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‘Don’t take any chances’

<p>Plane tickets, check. Bridal party, check. Wedding dress, uh-oh... While a destination wedding is a dream come true for many brides, making sure your dress gets there can be an absolute nightmare.</p>

Ensuring dress gets there safely is crucial: Experts


Plane tickets, check. Bridal party, check. Wedding dress, uh-oh ...





While a destination wedding is a dream come true for many brides, making sure your dress gets there can be an absolute nightmare. Have no fear, ladies, there are ways, some of them underhanded, to ensure your gown is with you when the big occasion arrives.





“The wedding dress, apart from the bride, of course, is the main focal point of any wedding,” says Danny Almon of AlmonTravel, a Halifax-based destination-wedding planner. “Brides shouldn’t take chances transporting it.”





And they usually don’t. Toronto-based wedding dress designer Lana Lowon of Lowon Pope says that to be absolutely sure, brides-to-be usually pack up their dress into their carry-on luggage, which they’ll take with them on the plane. Many bridal dressmakers, including Lowon, offer services where they will pack up your dress in static-resistant plastic for easier handling. There are a couple things to note, however: Your dress will be X-rayed and possibly hand-examined by customs officials before you leave Canada.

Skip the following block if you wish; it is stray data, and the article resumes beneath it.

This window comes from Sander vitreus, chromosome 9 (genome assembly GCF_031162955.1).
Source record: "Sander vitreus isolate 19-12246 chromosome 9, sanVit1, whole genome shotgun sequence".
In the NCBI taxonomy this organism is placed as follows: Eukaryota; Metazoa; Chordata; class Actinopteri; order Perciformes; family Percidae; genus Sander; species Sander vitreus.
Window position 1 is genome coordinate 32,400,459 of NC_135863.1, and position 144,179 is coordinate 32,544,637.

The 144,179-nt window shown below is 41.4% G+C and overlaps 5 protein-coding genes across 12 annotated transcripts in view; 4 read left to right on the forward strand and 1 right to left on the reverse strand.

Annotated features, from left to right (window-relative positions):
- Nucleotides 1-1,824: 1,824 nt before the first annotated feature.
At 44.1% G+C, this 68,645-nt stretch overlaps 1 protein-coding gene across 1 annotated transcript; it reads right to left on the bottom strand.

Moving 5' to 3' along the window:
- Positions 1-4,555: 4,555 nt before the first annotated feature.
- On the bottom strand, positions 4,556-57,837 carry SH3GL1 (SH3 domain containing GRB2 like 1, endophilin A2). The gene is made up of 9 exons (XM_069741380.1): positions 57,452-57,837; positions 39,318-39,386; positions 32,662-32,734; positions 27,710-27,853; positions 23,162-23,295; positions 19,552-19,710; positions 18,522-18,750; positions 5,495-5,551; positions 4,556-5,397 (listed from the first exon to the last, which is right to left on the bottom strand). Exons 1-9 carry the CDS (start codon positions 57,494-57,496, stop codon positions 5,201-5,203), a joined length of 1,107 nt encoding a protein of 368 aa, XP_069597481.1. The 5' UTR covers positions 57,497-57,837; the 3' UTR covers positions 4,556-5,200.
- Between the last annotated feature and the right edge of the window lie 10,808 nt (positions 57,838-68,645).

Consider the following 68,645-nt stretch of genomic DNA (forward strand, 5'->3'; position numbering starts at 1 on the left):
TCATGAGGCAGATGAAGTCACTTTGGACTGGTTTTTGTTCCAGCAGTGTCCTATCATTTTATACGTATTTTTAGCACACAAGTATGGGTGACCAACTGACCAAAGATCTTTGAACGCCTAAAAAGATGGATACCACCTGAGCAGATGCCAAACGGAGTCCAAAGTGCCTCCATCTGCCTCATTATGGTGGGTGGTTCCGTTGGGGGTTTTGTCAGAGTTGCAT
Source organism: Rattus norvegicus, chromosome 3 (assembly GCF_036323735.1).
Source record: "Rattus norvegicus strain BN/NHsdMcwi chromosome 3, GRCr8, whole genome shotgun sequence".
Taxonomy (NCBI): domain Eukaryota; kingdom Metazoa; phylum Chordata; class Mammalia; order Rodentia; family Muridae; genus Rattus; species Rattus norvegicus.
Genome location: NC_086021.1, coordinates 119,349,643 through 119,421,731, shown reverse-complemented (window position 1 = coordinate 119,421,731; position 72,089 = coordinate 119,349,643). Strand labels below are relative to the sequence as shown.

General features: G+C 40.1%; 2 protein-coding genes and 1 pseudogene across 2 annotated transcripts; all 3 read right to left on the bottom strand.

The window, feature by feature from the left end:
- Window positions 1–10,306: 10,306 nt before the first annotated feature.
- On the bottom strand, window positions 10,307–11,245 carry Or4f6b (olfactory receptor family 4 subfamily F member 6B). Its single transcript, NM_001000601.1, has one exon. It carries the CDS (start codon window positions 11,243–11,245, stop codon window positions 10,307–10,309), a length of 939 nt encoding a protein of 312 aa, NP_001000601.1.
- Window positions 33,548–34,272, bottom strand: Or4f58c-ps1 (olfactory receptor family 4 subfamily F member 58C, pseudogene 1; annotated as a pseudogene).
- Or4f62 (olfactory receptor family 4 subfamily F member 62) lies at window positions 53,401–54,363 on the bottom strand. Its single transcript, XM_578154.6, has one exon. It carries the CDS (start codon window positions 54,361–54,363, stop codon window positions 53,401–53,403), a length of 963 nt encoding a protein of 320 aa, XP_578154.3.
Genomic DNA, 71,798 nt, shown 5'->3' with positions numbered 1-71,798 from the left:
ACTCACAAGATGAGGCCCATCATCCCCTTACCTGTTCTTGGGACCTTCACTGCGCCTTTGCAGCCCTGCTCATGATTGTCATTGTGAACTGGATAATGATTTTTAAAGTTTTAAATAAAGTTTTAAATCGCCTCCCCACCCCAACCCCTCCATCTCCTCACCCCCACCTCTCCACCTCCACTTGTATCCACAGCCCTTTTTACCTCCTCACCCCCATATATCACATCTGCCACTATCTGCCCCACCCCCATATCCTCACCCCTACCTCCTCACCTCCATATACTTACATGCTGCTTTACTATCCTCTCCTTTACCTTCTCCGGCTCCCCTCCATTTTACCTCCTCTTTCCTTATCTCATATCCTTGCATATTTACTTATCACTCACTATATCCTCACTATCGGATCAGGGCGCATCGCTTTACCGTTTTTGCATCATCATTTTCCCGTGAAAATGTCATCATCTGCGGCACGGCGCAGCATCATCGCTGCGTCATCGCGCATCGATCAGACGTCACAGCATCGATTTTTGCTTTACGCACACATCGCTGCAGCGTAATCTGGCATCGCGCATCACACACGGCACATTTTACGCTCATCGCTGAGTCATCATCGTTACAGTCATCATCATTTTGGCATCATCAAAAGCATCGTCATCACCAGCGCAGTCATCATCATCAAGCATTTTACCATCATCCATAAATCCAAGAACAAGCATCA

Is it a hassle that can turn even the quietest woman into a boisterous bridezilla? You bet, but it’s still a better alternative than checking your dress, the experts say.





“I would be wary about checking a wedding dress,” says Almon. “There’s a lot of rough-and-tumble that goes on in transporting checked luggage.”





Adds Lowon: “I always tell my brides to never put it in a checked suitcase. It will get squished. And if it gets lost, it’s gone.”





However, Air Canada spokesperson Peter Fitzpatrick says given the tight confines of an aircraft, they can’t make any special provisions for wedding dresses. Almon says some airlines will have issues with you transporting your dress, but he’s never had a case where one would outright refuse you. Lowon says some airlines will go as far as to reserve your own luggage bay on the plane for your dress, adding that turning on the waterworks will diffuse any resistance airline officials might give you.





“Look like you’ll start to cry if you get a hard time,” Lowon laughs. “They’ll usually accommodate you.”





Fitzpatrick also suggests sending your dress to your desired location via a courier such as FedEx, but Almon advises strongly against that. While he notes its services are dependable, he says brides-to-be should be hesitant because packages can, and do, go missing.



 
 
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